Reformation makes about 15 percent of its garments from deadstock fabric, down from more than half about five years ago.
Reformation outgrew LA’s thrift stores and flea markets long ago. Founded by Yael Aflalo in 2009, the brand known for its feminine, Instagram-friendly aesthetic, makes roughly 15 percent of its garments from deadstock fabric and 2 percent from repurposed vintage, down from about half five years ago, said Kathleen Talbot, the company’s vice president for operations and sustainability.
Though the company occasionally scores huge fabric hauls, including thousands of yards of denim from a shuttered brand, deadstock loads tend to top out at a few hundred yards — enough to make perhaps 50 maxi dresses. Reformation might offer a few in each size, and would be unable to make more if they proved popular.
As Reformation produces more garments from new fabric, it's finding other ways to manufacture clothing in a sustainable way, from barring harmful chemicals to planting trees and reducing water usage. Deadstock and vintage is mainly used in holiday and novelty apparel, where limited runs aren’t a problem.
“There’s only so many sparkly dresses you want to make,” Talbot said.
A company as large as Reformation has to source deadstock at an industrial scale. As sales grew over the years, Aflalo and her team turned to jobbers — fabric wholesalers — and the many small factories in the Los Angeles area that had surplus textiles. Today, the company approaches factories it works with around the world about whether they have any interesting fabric left over from past jobs.
Because it is rare for factories to sell deadstock to designers — particularly in developing countries like Turkey and India — some extra vetting is involved when opportunities do arise. If a factory owner claims to have a trove of ageing fabric, Reformation’s sourcing team will ask to see receipts that show when it was purchased and has suppliers sign a deadstock verification form, which is available in five languages.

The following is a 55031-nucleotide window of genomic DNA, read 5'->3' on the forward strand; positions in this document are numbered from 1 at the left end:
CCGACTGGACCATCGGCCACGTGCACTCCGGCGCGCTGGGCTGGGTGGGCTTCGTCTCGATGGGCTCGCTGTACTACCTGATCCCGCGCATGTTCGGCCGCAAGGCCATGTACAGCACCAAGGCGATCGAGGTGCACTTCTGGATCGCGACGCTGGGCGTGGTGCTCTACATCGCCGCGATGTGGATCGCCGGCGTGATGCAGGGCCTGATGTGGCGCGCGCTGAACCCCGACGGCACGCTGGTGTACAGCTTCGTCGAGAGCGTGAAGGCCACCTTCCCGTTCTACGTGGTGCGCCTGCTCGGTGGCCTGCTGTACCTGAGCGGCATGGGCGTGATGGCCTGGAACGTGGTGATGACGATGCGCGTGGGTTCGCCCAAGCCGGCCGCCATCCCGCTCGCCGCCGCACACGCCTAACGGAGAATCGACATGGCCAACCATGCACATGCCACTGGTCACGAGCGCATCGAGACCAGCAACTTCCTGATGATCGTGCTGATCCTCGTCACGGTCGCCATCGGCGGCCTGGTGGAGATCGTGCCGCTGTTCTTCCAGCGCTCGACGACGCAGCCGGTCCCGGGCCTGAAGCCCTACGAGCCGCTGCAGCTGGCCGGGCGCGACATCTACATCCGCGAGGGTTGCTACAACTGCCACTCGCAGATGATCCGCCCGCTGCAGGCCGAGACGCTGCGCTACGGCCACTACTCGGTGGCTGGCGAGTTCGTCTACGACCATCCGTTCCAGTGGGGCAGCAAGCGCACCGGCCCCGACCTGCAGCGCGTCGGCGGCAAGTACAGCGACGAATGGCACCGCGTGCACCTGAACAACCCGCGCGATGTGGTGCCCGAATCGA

When a factory volunteers some extra fabric, Reformation’s sourcing team often follows up with a trick question: can they order more if needed? An answer in the affirmative, though a sign the factory would be a good partner on conventional materials, can be disqualifying.
Ultimately, brands that uses deadstock fabric to make one-of-a-kind garments run the risk of the sourcing process being hit-or-miss. “It ebbs and flows with the cost,” said Bode. “One season there will be a plethora of 1960’s towels that I find everywhere, and then one season, it just isn't there.”
However, research and relationships with suppliers can help produce results. “The good thing is that over the years, we've now built up some really good contacts,” Raeburn said.
“Sometimes it works the other way around, where rather than sourcing and going to warehouses, we're sent samples, which is really exciting and keeps things interesting. Sometimes you have some really nice surprises, it keeps us creative.”